Glass Shield, The

MPAA Rating: PG-13

Entertainment: +2

Content: +1/2

John J Johnson (Michael Boatman), a new graduate of the police academy, becomes the first black assigned to a Los Angeles sheriff's office. The black community is angry with the sheriff's office, run by Chief Masse (Richard Anderson), ever since a black died in custody. J helps arrest Ted Woods (Ice Cube) for carrying a pistol in his car, and Ted is later accused of murder. Defended by lawyer Locket (Bernie Casey), Ted's conviction may hinge on J's arrest report. When J discovers his arrest report was changed, he suspects corruption in the force. He joins forces with Deborah Fields (Lori Petty), the only woman on the force, to investigate the source of the problem. Detective Gene Baker (Michael Ironside) and his partner were investigating the murder. He suspects they are responsible for the coverup, but is Chief Masse part of it? Similar to many TV mystery shows, this film is a mix of detective work and trial scenes. But the mix turns out to be fairly entertaining.

THE GLASS SHIELD is also a fairly decent movie. Unlike many films emphasizing racial themes, the director deliberately chose to include only one obscenity and two regular profanities in the dialogue. And some mild and moderate crudities slip in. J and Deborah become friends united by the common prejudices they experience. Although some of the comments made to Deborah take on sexual connotation and some are condescending, they are not exploitive and enhance the prejudices theme. J's family seems to condone his “living in sin” with his girlfriend, but encourages him to marry her. J's girlfriend shows strong, supportive commitment to him. Even violence, another staple in racial stories, is minimized. Gunshots fired at J as he uncovers clues and a fist fight triggered by racial slurs feature no bloody or gory details. An attack on Deborah causes J to confront Baker, who sticks a gun in J's mouth. There are no on-screen killings, but dead bodies are shown a few times. The director should be commended for his refreshing and encouraging effort to focus on the story rather than to exploit violence and pad the script with offensive language.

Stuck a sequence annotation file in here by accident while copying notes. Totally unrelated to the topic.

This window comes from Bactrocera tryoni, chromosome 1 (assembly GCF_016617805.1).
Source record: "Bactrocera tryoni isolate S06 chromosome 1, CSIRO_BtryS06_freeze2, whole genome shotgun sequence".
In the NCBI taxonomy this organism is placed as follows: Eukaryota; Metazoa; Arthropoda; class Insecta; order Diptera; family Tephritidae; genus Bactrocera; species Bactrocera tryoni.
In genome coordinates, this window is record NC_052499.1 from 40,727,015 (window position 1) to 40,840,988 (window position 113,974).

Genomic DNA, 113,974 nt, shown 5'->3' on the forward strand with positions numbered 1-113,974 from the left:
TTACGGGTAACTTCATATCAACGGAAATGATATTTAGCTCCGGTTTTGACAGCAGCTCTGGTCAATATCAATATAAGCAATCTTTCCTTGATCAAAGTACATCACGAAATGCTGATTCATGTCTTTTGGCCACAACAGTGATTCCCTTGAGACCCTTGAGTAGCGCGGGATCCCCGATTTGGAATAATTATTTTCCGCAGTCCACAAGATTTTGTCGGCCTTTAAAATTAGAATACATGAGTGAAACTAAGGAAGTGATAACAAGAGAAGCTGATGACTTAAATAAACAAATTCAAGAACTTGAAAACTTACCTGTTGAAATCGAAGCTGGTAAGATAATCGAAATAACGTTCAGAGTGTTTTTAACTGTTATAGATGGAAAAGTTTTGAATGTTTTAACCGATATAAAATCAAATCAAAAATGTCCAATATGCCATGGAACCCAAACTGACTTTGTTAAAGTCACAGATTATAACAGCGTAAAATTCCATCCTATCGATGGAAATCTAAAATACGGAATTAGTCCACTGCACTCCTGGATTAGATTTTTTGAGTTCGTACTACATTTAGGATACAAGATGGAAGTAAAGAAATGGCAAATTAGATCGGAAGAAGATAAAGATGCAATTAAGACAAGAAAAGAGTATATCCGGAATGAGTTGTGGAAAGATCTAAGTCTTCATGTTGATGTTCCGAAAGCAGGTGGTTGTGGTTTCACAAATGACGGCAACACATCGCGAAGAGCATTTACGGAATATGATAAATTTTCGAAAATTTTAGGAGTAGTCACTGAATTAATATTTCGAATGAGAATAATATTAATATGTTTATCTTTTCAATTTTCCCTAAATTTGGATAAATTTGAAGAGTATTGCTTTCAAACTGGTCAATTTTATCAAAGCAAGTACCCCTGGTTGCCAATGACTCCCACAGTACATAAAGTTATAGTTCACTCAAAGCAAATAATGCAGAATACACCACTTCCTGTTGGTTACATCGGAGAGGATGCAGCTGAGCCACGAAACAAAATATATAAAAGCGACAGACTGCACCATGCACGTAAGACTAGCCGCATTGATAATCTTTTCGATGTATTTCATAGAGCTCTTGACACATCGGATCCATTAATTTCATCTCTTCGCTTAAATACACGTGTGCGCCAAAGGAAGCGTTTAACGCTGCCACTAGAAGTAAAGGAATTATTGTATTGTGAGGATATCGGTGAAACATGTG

Preview Reviewer: Paul Bicking
Miramax Films, 18 E. 48th St., NY, NY 10017

The following categories contain objective listings of film content which contribute to the subjective numeric Content ratings posted to the left and on the Home page.

Crude Language: Many (12) times - Mild 10, Moderate 2

Obscene Language: Once (other)

Profanity: Several (5) times - Regular 2 (J), Exclamatory 3,

Violence: Few times - Moderate (cartoon art shows shooting/blood; guard dog attacks man; gunshot, fistfight, gun threat, dead bodies)

Sex: None

Nudity: None

Sexual Dialogue/Gesture: Harassing comments to female police officer

Drugs: None

Other: Ethnic slur written on mirror

Running Time:
Intended Audience: Teens & Adults

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